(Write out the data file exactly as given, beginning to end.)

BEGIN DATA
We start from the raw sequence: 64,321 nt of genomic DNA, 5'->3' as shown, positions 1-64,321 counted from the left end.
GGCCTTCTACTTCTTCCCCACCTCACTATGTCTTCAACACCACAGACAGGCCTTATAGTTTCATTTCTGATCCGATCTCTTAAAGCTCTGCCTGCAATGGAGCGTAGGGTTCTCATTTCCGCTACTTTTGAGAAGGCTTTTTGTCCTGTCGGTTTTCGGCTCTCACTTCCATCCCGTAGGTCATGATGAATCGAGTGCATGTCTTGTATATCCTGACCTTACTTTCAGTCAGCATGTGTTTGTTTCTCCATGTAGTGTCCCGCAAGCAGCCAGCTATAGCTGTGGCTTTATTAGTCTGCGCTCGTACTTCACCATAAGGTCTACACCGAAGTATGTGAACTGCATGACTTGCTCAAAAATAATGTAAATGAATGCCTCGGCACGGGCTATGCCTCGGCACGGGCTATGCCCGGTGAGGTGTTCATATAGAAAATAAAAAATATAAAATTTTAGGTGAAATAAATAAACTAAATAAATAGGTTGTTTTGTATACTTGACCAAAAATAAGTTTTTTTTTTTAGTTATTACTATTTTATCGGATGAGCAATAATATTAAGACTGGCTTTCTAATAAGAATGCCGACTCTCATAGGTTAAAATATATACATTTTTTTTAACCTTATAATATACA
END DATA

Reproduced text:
We start from the raw sequence: 64,321 nt of genomic DNA, 5'->3' as shown, positions 1-64,321 counted from the left end.
GGCCTTCTACTTCTTCCCCACCTCACTATGTCTTCAACACCACAGACAGGCCTTATAGTTTCATTTCTGATCCGATCTCTTAAAGCTCTGCCTGCAATGGAGCGTAGGGTTCTCATTTCCGCTACTTTTGAGAAGGCTTTTTGTCCTGTCGGTTTTCGGCTCTCACTTCCATCCCGTAGGTCATGATGAATCGAGTGCATGTCTTGTATATCCTGACCTTACTTTCAGTCAGCATGTGTTTGTTTCTCCATGTAGTGTCCCGCAAGCAGCCAGCTATAGCTGTGGCTTTATTAGTCTGCGCTCGTACTTCACCATAAGGTCTACACCGAAGTATGTGAACTGCATGACTTGCTCAAAAATAATGTAAATGAATGCCTCGGCACGGGCTATGCCTCGGCACGGGCTATGCCCGGTGAGGTGTTCATATAGAAAATAAAAAATATAAAATTTTAGGTGAAATAAATAAACTAAATAAATAGGTTGTTTTGTATACTTGACCAAAAATAAGTTTTTTTTTTTAGTTATTACTATTTTATCGGATGAGCAATAATATTAAGACTGGCTTTCTAATAAGAATGCCGACTCTCATAGGTTAAAATATATACATTTTTTTTAACCTTATAATATACA